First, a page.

I think we can all agree that moon phases continue to be all the rage. Not wanting to pass up on this bohemian trend, I brought moon symbols into my home with a lunar wind chime – keep reading to see how!
- Oven-bake clay
- Cording and embroidery needle
- Glass seed beads
- Wood beads
- A small glass with a thin rim
- A clay tool (optional)
- Parchment paper
Lay down some parchment paper over your workspace. Knead the clay in your hands to warm it to a pliable state. Create a divot in middle of the ball of clay, and pour out some seed beads. Knead the beads into the clay.
Roll the clay to a 1/4″ thickness (you can use your glass to do this!). Use the glass as a cookie cutter to cut out a circular shape. Full moon!
To create the first moons and quarter moons, start with a full moon as in step one. Shift the cup over, and cut a small segment out again. See below for a breakdown of the phases of the moon. Once you’ve stamped out all your pieces, use a toothpick to create a hole at the top of each moon.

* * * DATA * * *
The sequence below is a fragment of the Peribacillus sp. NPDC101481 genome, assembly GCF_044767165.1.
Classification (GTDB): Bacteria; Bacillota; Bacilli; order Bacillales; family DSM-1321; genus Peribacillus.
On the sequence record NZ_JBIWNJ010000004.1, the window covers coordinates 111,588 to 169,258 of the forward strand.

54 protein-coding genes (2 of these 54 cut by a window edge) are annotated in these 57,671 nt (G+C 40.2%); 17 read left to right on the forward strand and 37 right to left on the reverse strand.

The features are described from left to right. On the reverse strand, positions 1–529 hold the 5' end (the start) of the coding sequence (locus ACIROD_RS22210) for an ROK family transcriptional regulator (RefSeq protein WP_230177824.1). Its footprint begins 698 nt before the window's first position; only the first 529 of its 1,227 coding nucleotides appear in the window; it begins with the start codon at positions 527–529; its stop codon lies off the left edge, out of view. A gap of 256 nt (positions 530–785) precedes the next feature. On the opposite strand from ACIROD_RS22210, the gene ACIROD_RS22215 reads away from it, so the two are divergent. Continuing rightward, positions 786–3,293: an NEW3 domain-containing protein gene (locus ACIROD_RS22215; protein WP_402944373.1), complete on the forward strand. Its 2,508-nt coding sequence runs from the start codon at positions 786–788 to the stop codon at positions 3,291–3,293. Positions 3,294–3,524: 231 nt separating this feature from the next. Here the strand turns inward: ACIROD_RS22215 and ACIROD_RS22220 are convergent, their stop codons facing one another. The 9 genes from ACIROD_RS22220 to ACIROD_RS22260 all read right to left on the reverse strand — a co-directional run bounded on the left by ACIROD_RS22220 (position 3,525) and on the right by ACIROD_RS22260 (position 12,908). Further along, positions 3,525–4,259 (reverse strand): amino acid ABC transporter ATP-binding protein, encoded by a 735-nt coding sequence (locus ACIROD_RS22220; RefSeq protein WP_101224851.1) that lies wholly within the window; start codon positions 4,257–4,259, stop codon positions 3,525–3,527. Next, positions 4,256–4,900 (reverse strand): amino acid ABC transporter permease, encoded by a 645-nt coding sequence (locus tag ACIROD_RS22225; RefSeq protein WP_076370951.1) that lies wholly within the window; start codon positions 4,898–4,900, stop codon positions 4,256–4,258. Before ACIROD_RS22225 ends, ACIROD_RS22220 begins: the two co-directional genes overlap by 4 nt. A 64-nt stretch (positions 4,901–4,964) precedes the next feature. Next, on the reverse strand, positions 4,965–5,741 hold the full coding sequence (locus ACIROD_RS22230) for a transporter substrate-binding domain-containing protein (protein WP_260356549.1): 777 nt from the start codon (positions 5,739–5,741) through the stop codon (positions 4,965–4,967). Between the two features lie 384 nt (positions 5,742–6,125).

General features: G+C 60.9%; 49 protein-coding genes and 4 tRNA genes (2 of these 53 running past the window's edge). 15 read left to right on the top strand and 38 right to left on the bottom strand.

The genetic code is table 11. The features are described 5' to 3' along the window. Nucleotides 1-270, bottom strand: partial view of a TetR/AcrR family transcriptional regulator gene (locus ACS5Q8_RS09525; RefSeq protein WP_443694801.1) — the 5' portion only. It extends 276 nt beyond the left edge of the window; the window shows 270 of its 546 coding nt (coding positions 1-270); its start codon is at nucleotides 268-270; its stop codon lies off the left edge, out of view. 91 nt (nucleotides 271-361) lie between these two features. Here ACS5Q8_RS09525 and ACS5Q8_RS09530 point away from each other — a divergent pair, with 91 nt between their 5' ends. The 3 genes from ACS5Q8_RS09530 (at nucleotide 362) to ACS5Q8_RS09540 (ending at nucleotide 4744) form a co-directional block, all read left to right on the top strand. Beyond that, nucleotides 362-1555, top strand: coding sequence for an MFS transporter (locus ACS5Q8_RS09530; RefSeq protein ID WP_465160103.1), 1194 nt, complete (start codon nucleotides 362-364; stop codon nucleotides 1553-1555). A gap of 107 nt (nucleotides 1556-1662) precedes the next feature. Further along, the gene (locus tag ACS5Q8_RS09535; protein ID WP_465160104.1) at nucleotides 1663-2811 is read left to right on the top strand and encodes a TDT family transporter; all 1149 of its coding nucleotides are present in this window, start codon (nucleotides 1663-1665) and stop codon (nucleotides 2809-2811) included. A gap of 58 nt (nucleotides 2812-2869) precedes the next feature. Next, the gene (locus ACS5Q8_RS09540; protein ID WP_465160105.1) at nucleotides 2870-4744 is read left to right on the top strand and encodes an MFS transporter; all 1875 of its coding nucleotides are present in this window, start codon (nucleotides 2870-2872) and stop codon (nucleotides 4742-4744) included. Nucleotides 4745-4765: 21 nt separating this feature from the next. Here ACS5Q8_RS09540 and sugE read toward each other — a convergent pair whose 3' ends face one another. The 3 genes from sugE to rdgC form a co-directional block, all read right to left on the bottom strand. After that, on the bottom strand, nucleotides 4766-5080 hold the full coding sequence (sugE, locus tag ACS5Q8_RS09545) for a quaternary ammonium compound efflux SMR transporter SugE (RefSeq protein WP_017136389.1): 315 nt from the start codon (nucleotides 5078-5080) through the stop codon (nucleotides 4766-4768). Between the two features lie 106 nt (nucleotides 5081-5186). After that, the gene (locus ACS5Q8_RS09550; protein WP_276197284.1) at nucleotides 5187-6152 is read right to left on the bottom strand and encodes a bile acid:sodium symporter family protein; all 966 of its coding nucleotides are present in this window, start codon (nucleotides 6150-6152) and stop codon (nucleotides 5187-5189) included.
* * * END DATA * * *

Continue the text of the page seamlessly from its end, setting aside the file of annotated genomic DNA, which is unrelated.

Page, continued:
To create the top joining piece, roll out some more clay, and using either a clay tool or a larger cup, cut out a large circle. In this piece, use a toothpick to create a hole in the middle for the hanging cord, and 8 holes around the edge to string the moons.
Preheat your oven to 275º, and line a baking pan with aluminum foil. Bake the clay pieces for 5-7 minutes. Let cool before handling.
To assemble, use an embroidery needle to string a moon, then knot the cord. Add a bead, using the bead to hide the cut end of the cord. Add a few more beads, then string through the top piece, and knot. Leave excess cord coming from the top piece. String the moons in varying lengths, increasing the length as you go to give this lunar wind chime a cascading look.
Add a string through the middle of the top piece, tying to a bead in the bottom to keep the string in place. Tie all the excess string from the moons together, and use a bead to hide the knot.